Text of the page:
CBC/CTV: Critics decry St. Boniface Hospital for banning medical-assisted deaths
St. Boniface General Hospital’s decision to forbid medical-assisted deaths is drawing condemnation from end-of-life care advocates and an expert on medical ethics.
Arthur Schafer, a founder of the University of Manitoba’s Centre for Professional and Applied Ethics, described the recent board decision to ban medical-assisted deaths as “fundamentally wrong.”
The board of St. Boniface Hospital initially voted in favour May 29 of allowing doctors and other medical staff to assist some patients to die in special circumstances.
But on May 30, the hospital’s owners — Catholic Health Corp. of Manitoba — held a special meeting and appointed 10 new members of the board who overturned the policy two weeks later.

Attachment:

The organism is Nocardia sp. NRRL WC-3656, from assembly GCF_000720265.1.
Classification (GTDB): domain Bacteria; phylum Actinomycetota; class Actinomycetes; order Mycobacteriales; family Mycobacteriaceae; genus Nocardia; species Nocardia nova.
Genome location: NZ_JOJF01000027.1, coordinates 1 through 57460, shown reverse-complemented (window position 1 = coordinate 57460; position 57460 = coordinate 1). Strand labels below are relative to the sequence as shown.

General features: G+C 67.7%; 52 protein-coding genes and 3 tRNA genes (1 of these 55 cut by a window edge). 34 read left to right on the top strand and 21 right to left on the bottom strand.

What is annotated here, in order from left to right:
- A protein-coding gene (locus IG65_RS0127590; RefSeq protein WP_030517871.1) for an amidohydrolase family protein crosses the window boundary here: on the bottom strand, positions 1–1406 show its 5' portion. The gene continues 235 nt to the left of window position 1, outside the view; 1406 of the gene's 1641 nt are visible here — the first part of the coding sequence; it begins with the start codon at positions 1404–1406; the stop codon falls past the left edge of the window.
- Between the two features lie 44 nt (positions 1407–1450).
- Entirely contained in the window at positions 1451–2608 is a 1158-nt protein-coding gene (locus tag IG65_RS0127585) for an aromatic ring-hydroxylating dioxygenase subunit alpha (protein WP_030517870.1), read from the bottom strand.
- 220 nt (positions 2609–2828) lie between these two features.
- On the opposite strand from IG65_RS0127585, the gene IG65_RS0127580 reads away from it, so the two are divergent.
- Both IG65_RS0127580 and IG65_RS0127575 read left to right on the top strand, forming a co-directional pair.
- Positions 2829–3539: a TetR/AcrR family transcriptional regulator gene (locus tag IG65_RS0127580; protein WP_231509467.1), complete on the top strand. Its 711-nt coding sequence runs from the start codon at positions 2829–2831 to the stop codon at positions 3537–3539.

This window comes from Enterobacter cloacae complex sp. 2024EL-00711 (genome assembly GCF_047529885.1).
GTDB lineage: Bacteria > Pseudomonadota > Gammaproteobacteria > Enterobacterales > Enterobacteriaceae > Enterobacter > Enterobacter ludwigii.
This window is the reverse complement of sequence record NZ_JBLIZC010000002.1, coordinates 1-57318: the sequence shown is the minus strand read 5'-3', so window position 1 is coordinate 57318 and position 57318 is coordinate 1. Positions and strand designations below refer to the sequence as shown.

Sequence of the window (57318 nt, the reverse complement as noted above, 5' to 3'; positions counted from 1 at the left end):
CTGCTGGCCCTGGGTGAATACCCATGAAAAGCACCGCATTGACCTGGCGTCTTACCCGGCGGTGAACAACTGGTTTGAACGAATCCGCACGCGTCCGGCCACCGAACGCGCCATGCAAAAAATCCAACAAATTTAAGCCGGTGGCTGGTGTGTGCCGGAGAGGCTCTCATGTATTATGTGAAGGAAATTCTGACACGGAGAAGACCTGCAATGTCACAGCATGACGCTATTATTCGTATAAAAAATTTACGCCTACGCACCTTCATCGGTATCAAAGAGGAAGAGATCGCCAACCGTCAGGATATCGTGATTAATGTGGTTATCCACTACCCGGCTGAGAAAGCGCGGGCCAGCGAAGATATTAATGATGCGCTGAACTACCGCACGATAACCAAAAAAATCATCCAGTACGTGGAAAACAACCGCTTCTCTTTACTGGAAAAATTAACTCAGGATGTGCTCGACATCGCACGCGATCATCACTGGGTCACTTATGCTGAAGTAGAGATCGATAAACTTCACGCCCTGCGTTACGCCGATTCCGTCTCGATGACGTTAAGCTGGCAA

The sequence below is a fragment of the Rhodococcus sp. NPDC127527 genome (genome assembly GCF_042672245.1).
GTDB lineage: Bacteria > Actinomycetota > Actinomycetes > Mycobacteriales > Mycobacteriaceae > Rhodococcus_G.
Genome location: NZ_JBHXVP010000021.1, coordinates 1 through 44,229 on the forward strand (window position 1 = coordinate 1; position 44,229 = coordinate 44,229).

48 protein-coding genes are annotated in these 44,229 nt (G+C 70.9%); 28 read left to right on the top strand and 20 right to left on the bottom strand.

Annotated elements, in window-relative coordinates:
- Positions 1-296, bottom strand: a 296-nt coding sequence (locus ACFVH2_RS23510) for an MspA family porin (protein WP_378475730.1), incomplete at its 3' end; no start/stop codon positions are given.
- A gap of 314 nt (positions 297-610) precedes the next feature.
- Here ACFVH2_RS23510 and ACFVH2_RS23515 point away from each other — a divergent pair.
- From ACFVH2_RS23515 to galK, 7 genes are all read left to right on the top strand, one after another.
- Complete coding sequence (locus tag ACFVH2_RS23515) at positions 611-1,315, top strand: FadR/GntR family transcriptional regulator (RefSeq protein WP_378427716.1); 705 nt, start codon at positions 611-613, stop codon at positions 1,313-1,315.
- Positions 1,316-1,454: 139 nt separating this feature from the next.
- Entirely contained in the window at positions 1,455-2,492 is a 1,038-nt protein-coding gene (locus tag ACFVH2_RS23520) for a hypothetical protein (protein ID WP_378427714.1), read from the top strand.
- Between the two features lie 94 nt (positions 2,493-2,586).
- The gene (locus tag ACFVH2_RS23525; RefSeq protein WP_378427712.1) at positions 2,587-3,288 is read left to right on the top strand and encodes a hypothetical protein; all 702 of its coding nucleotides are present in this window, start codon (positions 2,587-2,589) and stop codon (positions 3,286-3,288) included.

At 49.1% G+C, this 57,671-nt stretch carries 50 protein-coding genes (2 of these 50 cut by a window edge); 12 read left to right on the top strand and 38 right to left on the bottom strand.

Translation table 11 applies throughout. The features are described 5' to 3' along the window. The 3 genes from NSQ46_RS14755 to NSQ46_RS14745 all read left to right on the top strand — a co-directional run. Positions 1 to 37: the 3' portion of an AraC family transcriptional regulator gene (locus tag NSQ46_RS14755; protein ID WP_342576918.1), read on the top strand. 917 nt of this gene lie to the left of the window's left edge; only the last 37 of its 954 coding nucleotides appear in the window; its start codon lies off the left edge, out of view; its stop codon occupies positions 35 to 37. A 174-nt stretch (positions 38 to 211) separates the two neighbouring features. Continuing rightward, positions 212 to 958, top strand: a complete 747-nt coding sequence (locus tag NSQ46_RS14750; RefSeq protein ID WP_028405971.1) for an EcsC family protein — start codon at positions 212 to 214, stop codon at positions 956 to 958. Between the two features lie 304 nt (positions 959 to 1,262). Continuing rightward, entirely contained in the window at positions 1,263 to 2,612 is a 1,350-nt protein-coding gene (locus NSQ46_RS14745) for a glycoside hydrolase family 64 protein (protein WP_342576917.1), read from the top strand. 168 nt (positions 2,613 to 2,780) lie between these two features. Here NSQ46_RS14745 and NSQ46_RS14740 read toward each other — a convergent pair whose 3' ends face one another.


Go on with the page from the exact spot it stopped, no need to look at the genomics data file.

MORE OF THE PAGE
“They’re not taking into account people’s end-of-life comfort,” said Schafer.
As a publicly-funded institution, Schafer argues the board has no business dictating policy that flies in the face of an entitlement under Canadian law.
“The idea that the kind of care patients receive at the hospital has to conform to church doctrine even when that may be prejudicial to the well-being of the patients strikes me as ethically questionable,” he said.